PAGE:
People need a community, a group larger than themselves, in which to give and receive the possibilities of a fuller life. It can be called […]
Jeffrey Newcomer Miller attends Albuquerque (N.M.) Mennonite Church.
I recently attended a family wedding with many extended family members. It was such a delight to re-connect with family that I’ve not seen in years and to introduce them to our new son, eat familiar foods, watch football and have hours and hours of coffee conversation. I find my family a delight and know them as salt of the earth people. I believe if there were more of them on this earth, things would be better.
Recently, I’ve noted that the topic of politics is becoming more and more prominent in these family gatherings. Additionally, it’s becoming more and more apparent that there are “gaps” between what each of us believes and feel is right when it comes to the topic of politics. This is even more of a rich conversation since some of my family call Canada home and they have undergone their own version of political change.
No doubt this recent election season was riddled with negativity and it seemed to bring out the worst in our political pundits and even in ourselves. I found myself feeling more negative about this election season than in any recent past elections. I didn’t want to succumb to my gut instincts, but I felt like this election season brought me down to my lowest form of thinking.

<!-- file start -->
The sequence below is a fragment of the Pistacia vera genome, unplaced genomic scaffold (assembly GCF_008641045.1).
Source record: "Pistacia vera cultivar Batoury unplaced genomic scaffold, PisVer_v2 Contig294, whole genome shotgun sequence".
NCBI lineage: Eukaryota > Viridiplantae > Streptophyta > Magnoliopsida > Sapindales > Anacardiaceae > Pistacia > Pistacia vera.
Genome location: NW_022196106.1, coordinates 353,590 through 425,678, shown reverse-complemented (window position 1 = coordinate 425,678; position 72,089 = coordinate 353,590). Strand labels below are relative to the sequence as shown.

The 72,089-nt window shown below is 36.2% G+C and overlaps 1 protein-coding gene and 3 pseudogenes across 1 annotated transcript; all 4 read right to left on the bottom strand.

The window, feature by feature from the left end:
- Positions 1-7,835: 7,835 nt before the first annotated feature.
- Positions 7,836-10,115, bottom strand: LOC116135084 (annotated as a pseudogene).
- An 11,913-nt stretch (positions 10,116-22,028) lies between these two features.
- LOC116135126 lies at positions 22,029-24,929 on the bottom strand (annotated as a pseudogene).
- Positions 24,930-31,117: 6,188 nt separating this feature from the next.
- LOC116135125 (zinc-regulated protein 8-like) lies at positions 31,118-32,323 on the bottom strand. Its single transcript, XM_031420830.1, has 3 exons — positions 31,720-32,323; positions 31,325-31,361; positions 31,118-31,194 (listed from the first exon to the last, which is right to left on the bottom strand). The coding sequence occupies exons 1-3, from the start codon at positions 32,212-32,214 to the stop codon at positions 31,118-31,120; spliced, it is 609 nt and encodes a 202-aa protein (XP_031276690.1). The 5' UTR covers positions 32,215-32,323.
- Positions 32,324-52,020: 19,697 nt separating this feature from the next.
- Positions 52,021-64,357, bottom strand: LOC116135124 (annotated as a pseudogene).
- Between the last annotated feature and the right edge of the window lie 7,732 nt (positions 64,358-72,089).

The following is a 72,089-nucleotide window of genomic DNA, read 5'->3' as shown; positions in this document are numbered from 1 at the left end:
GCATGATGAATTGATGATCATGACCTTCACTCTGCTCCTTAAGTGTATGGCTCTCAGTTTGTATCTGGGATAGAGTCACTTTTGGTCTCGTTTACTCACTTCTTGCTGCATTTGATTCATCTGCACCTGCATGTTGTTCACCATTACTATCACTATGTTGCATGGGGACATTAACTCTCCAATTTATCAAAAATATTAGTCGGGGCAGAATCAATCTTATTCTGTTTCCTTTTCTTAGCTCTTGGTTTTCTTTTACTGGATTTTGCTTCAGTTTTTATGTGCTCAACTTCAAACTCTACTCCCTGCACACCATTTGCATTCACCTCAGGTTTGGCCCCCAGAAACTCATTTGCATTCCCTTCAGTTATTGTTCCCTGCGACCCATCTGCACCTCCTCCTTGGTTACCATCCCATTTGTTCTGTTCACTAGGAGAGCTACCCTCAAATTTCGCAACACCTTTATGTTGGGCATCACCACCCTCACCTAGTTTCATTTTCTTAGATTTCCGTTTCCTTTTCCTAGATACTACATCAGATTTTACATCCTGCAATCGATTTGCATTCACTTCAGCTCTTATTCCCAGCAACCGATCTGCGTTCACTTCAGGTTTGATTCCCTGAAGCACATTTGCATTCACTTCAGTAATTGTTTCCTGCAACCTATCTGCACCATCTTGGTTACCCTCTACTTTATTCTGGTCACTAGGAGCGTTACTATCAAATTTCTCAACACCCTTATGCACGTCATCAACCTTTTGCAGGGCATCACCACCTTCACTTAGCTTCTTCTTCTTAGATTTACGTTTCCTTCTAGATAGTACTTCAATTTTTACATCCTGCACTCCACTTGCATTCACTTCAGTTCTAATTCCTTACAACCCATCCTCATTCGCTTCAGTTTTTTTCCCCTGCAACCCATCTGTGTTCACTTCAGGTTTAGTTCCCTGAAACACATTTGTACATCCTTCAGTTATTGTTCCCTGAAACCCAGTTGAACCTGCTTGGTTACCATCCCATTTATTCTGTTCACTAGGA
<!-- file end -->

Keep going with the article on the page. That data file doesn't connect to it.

I’m learning to be grateful for this deficiency, especially when I feel like the family member sitting across from me is absolutely wrong. It’s in these moments, when we have both sipped our coffee and for some reason I’ve brought up the topic of immigration, that I have to remember the above truth – that I’ve been wrong in the past and I’ll continue to be wrong.
With the above in mind I encountered an article, recently, that I found helpful regarding some “ground rules” for engaging in political discussions, or any sensitive subject matter – particularly with family. This is taken from an online blog at Life Hacker . I hope you find these rules as helpful as I did.
I put these rules into practice at my recent family gathering and even though we were all across the board on our views, it seemed that the conversation remained civil and maybe we even learned a bit from each other. I certainly gained an appreciation for my family members and the depth of thinking that is present.
I find this a wonderful thing, but it can certainly cause some “rifts” in family coffee conversation. May you all find time with family to be enriching and engaging and most importantly may you be able to speak your mind knowing that you’ll be able to keep your own cool in the face of differing views and expressions.
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